Archives of Gynecology and Obstetrics

, Volume 297, Issue 6, pp 1577–1586 | Cite as

Proteomic pattern of implantative human endometrial fluid in in vitro fertilization cycles

  • Roberto Matorras
  • Sara Quevedo
  • Blanca Corral
  • Begoña Prieto
  • Antonia Exposito
  • Rosario Mendoza
  • Aintzane Rabanal
  • María Diaz-Nuñez
  • Marcos Ferrando
  • Felix Elortza
  • Amagoia Ametzazurra
  • Daniel Nagore
Gynecologic Endocrinology and Reproductive Medicine



To assess whether there are proteins in endometrial fluid aspirate (EFA) that predict implantation.


The population under study consisted of 285 women undergoing embryo transfer (ET). Endometrial fluid aspiration was performed immediately before ET. Results of proteomic analysis of EFA were compared between 33 cases who achieved pregnancy and 33 who did not. Samples were analysed by 2D electrophoresis and mass spectrometry. Blood samples were studied by ELISA Pregnancy rates and maternal complications were compared to those in women refusing aspiration.


We found 23 proteins differentially expressed in the EFA in conception cycles: 4 up-regulated proteins and 19 down-regulated (FC = 0.31 0.78) (among others, arginase-1, actin B, PARK-7, cofilin-1, stathmin, annexin-2 and CAPZB). Among the five studied proteins that were differentially expressed in EFA, none was differentially expressed in serum. The aspiration procedure had no impact on pregnancy rate. No maternal complications were reported.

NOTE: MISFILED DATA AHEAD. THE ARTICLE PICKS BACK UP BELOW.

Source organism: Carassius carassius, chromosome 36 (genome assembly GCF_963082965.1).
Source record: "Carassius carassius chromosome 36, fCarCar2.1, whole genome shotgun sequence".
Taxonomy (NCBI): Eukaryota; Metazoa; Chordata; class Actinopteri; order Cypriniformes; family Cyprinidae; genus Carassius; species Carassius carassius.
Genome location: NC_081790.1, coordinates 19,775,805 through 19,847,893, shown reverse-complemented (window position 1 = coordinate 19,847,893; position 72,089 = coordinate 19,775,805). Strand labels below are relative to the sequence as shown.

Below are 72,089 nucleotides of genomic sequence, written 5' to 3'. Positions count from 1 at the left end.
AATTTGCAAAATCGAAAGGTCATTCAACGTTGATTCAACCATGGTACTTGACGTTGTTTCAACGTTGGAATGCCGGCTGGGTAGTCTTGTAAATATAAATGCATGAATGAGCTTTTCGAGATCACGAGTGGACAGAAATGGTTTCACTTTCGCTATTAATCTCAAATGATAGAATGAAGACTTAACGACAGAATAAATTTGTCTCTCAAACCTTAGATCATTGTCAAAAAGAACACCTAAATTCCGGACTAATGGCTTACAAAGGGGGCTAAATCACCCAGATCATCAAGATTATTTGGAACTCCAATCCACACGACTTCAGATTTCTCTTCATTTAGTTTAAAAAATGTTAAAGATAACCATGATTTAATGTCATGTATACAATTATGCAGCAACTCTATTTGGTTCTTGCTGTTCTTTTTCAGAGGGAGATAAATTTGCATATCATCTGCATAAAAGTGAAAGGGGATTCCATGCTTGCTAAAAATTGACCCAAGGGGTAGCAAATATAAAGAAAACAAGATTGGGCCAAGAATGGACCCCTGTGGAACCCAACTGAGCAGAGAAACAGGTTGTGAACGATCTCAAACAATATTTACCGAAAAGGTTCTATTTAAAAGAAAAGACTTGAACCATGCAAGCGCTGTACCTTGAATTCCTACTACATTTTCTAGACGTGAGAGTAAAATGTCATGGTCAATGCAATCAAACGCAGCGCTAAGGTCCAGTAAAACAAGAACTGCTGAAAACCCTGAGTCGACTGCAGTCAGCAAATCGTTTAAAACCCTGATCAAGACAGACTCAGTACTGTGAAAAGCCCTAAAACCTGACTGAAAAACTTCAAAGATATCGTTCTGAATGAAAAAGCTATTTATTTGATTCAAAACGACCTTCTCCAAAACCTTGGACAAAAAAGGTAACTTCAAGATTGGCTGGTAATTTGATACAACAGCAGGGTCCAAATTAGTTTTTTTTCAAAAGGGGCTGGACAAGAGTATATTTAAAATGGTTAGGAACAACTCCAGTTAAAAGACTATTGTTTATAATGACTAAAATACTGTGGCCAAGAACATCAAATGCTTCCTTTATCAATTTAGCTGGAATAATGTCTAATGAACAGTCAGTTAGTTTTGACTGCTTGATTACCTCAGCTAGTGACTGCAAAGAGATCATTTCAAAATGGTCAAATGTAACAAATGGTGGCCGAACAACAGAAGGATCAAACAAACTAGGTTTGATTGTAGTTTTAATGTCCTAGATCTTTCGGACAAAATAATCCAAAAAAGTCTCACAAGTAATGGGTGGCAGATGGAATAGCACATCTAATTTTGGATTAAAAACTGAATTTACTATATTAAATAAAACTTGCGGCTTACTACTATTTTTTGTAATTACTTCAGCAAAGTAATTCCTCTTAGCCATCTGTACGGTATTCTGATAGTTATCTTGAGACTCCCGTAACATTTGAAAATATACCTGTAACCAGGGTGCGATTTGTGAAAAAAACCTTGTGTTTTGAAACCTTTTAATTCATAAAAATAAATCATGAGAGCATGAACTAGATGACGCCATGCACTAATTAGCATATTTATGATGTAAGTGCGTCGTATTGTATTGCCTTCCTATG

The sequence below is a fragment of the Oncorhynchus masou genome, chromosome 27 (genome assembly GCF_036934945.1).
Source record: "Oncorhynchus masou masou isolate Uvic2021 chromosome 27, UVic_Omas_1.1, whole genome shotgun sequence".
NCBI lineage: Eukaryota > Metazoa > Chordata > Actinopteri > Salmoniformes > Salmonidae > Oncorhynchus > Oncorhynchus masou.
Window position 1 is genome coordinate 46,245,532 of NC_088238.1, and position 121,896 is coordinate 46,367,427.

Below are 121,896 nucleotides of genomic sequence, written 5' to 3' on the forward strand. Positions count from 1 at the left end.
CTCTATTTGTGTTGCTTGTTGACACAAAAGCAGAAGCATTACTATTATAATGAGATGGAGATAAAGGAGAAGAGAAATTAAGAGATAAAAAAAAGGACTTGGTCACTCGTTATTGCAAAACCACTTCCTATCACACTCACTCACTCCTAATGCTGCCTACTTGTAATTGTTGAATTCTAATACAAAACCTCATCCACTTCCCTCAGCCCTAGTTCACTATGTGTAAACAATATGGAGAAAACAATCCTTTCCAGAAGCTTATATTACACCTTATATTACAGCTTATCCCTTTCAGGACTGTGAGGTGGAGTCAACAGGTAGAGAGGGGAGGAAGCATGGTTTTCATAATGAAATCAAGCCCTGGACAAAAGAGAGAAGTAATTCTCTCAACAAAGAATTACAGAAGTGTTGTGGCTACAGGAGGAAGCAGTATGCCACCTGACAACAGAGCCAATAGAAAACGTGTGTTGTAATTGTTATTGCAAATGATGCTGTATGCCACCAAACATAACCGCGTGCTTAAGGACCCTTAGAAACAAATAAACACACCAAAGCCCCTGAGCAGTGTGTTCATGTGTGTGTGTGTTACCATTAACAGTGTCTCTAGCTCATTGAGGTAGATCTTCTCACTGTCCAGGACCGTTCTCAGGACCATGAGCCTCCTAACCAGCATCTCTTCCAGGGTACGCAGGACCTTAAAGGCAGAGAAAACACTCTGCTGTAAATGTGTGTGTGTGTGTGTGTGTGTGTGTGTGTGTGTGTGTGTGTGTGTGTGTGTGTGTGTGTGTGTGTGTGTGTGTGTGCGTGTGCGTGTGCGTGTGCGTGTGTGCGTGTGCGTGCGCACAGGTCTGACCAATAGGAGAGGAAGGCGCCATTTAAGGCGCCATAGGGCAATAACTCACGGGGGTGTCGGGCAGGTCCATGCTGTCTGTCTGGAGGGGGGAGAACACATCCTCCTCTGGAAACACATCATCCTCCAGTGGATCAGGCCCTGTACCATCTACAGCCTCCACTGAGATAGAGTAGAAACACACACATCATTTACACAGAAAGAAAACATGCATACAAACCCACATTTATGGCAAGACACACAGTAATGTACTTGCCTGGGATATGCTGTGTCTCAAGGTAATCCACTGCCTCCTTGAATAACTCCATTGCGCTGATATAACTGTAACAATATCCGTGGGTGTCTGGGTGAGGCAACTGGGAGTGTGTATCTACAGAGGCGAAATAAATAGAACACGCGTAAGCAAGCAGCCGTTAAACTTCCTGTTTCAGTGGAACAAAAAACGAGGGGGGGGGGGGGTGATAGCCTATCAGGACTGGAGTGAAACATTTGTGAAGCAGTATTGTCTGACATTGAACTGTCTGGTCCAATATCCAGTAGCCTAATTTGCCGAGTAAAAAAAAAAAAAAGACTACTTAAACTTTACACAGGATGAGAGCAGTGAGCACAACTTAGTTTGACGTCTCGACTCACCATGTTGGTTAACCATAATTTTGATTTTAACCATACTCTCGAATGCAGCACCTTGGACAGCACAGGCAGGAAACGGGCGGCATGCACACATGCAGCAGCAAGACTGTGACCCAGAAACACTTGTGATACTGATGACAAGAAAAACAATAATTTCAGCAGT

We found a very different protein profile in implantative cycles, the majority of proteins being down-regulated. This probably reflects a different endometrial functional status, more favourable to implantation. EFA proteomic analysis could be a useful tool in the planning ET strategies.


Endometrium Implantation IVF Endometrial fluid Proteomics 


Author contributions

RM: manuscript writing, supervision. SQ: data collection. BC: data collection. BP: supervision. AE: investigation, manuscript writing. RM: protocol. AR: supervision. DM: data collection. MF: protocol. FE: methodology. AA: methodology, validation, software. DN: methodology, validation, software


This study was partially funded by a Grant for Fertility Innovation (GFI, 2011) from Merck, Darmstadt, Germany.

Compliance with ethical standards

Conflict of interest

Authors declare that they have not conflict of interest.

Informed consent

We obtained approval from the Institutional Review Board (CEIC 09/54 and CEIC 11/45) and informed consent from participants.


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Copyright information

© Springer-Verlag GmbH Germany, part of Springer Nature 2018

Authors and Affiliations

  • Roberto Matorras
    • 1
    • 2
  • Sara Quevedo
    • 1
  • Blanca Corral
    • 1
  • Begoña Prieto
    • 1
    • 2
  • Antonia Exposito
    • 1
  • Rosario Mendoza
    • 1
  • Aintzane Rabanal
    • 1
  • María Diaz-Nuñez
    • 1
  • Marcos Ferrando
    • 2
  • Felix Elortza
    • 3
  • Amagoia Ametzazurra
    • 4
  • Daniel Nagore
    • 4
  1. 1.Human Reproduction Unit, Cruces University Hospital. BiocrucesBasque Country UniversityBilbaoSpain
  2. 2.Instituto Valenciano de Infertilidad, IVI BilbaoBilbaoSpain
  3. 3.CIC- Biogune, Science and Technology Park of BizkaiaDerioSpain
  4. 4.Progenika- Biopharma SA. Grifols. Science and Technology Park of BizkaiaDerioSpain

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